The pandemic has led to a 22% year-over-year drop in total international tourist arrivals in the first quarter of this year, according to the latest forecast by the United Nations World Tourism Organization. That number could accelerate to 60% to 80% for the whole of 2020, the UNWTO said in a report released on Thursday.

March was the worst hit month in the first quarter, with tourist arrivals declining 57% as many countries started to implement measures — including closing down borders and airports — to contain the virus spread, said the report.

The agency outlined three possible scenarios on how the pandemic would affect international travel in the coming months:

  • Gradual opening of international borders and easing of travel restrictions in early July would result in tourist arrivals falling by 58% in 2020 compared to a year ago;
  • If the opening of international borders and lifting of travel restrictions start in early September, decline in tourism would hit 70%;
  • If border closures and travel restrictions are eased in early December, tourist arrivals would plunge 78% year-over-year. —Yen Nee Lee

9:30 am: Mexico reports highest daily death toll so far at 257

Mexico on Thursday reported 1,982 new cases of the coronavirus and 257 deaths — the highest daily death toll for the country so far, Reuters reported.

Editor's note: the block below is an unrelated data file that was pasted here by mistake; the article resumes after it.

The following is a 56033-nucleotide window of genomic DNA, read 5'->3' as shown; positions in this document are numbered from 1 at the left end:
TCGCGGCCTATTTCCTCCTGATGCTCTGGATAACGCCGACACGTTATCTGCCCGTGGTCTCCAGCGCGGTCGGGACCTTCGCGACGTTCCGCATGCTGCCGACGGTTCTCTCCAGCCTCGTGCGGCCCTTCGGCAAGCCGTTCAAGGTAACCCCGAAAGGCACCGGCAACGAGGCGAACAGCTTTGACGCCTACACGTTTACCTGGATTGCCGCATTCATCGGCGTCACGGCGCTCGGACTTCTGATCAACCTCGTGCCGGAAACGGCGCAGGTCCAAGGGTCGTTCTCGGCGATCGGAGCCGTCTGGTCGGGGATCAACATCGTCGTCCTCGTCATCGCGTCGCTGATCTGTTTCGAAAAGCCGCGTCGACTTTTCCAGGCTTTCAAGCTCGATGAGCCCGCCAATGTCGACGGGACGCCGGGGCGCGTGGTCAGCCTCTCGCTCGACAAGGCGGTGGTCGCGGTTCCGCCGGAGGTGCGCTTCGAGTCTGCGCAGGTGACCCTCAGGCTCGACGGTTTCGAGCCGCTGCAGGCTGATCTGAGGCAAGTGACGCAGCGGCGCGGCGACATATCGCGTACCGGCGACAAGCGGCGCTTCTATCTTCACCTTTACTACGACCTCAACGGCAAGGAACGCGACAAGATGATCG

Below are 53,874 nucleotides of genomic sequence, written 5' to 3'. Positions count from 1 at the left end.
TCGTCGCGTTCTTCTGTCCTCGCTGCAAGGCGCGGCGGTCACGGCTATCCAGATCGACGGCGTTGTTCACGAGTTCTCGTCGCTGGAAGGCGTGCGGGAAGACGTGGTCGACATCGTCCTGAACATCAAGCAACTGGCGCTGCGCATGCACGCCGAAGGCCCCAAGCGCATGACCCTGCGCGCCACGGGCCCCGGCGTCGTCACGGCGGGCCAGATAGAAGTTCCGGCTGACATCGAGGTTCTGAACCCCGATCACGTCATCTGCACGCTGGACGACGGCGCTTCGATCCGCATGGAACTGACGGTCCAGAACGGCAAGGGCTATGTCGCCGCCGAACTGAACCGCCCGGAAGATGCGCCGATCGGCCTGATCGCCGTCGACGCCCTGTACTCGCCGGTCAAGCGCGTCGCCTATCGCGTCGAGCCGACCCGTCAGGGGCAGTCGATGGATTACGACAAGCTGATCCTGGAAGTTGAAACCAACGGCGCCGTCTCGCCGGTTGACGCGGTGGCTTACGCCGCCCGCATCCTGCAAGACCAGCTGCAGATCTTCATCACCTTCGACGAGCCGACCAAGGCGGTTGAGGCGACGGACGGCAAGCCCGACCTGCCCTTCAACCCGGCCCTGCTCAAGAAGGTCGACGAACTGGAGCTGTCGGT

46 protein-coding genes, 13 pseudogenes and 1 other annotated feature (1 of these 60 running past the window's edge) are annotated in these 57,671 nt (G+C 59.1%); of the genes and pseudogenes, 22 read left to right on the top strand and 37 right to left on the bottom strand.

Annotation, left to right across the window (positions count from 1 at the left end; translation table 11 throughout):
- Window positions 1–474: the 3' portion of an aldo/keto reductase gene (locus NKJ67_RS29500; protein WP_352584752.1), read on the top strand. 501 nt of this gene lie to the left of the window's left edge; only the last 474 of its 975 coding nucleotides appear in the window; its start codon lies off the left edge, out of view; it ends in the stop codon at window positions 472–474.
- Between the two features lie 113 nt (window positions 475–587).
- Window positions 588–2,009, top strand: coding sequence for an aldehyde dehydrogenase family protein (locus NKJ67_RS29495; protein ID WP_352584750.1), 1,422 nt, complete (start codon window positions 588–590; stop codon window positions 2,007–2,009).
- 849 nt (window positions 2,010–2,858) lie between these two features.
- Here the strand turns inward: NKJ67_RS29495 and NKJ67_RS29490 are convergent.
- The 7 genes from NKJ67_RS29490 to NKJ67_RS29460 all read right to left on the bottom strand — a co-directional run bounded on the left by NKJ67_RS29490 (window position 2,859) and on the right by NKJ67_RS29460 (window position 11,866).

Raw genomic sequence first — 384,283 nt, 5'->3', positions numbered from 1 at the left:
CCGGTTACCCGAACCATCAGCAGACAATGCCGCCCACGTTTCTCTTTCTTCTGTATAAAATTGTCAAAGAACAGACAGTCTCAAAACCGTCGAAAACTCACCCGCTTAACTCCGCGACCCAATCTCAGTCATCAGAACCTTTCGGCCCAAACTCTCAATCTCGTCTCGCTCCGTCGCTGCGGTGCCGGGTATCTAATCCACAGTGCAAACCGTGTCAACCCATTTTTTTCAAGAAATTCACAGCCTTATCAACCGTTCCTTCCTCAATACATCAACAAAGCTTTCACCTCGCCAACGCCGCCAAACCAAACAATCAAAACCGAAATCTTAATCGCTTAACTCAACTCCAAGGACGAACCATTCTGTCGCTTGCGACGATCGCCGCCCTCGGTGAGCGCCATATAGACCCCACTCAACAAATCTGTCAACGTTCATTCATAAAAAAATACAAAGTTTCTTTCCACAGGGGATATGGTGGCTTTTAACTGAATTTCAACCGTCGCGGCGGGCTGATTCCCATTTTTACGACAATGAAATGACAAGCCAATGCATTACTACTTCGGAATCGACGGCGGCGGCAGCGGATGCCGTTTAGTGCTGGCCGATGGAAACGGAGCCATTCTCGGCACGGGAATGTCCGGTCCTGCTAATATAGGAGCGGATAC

That takes the total number of infected people to 29,616 and the death toll to 2,961.

The Mexican government has said the actual number of infections is significantly higher than the reported cases. —Huileng Tan

9:10 am: China reports 1 new case, no deaths

China reported one new coronavirus case and no deaths for Thursday. It did not report any imported cases from travelers.

That brought the total number of infected people to 82,886, said the country’s National Health Commission. The death toll remained at 4,633.

The NHC also said there were 16 new asymptomatic cases on Thursday, where patients do not display symptoms of the disease. —Huileng Tan

8:55 am: China reviews Labor Day holiday containment measures

The Chinese government is reviewing “proven effective practices” for containing the coronavirus and will issue guidelines to local governments for the resumption of regular activities, according to a press release from the Ministry of Foreign Affairs. It was released after a Thursday meeting chaired by premier Li Keqiang.